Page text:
April week 1:
Begin season-long pest control program on peaches, plums, and cherries. Spray every 10 days (except during bloom and close to harvest).
Dormant Season (late winter/early spring, before bud break)
Growing Season: Bud Break (emergence of new growth)
Growing Season: After Blossom (after petals drop*)
March, week 5: Peaches, Cherries and Plums: 3/4 lb per tree per year of tree age
*gives bees and other beneficials a chance to safely pollinate the blossoms
From internet https://www.udel.edu/academics/colleges/canr/cooperative-extension/fact-sheets/home-orchard-production-apple-pear-and-stone-fruit-disease-management/:
A simple program for control of diseases of stone fruits would include at least three preventative fungicide sprays. For example, chlorothalonil before bud swell for peach leaf curl and at petal fall for scab; captan and sulfur as cover sprays for scab and brown rot; and a combination spray (Fruit Tree and Plant Guard containing pyraclostrobin and boscalid along with an insecticide), applied three weeks before harvest for brown rot. Combination tree fruit spray products are available that may control both disease and insects. However, it is always good to scout and keep good records, to know what insects are present, and spray only what is necessary and labeled. Insecticide sprays may harm bees and other beneficial insects, so always read the label and spray according to label directions.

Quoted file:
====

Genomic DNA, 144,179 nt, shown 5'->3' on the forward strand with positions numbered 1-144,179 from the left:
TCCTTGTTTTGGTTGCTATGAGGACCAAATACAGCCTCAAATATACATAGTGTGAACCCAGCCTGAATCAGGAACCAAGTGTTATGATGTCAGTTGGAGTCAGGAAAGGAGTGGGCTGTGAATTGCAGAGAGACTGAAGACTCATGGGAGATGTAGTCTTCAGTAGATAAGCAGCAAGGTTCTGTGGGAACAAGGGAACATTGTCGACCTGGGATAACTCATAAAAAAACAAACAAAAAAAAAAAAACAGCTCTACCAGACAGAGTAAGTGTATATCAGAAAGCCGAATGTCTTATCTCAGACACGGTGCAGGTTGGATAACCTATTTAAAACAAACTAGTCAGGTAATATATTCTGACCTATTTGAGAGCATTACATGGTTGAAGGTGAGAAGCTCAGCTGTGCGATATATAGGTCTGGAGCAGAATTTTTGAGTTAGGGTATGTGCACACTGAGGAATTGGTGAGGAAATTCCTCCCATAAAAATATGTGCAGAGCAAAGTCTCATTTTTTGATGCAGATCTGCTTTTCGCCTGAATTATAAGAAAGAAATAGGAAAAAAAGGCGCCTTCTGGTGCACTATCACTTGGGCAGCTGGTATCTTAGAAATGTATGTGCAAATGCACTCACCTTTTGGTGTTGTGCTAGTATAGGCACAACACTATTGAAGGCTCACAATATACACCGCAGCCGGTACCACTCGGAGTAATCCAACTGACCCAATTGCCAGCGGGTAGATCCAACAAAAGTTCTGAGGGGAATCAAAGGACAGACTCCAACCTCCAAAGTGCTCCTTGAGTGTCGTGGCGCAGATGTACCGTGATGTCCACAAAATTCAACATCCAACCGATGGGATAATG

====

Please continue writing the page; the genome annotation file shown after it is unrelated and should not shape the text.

viable pits sink in water
let’s try this:
some pits, some seeds
plant in pots
put pots in ground september 2020
[EDIT] I did try in 2020 by planting a bunch of white peach pits from Lancaster PA. 2 came up the first year 2021. 3 more came up in 2022 and one even came up in the compost pit (not sure what it is…)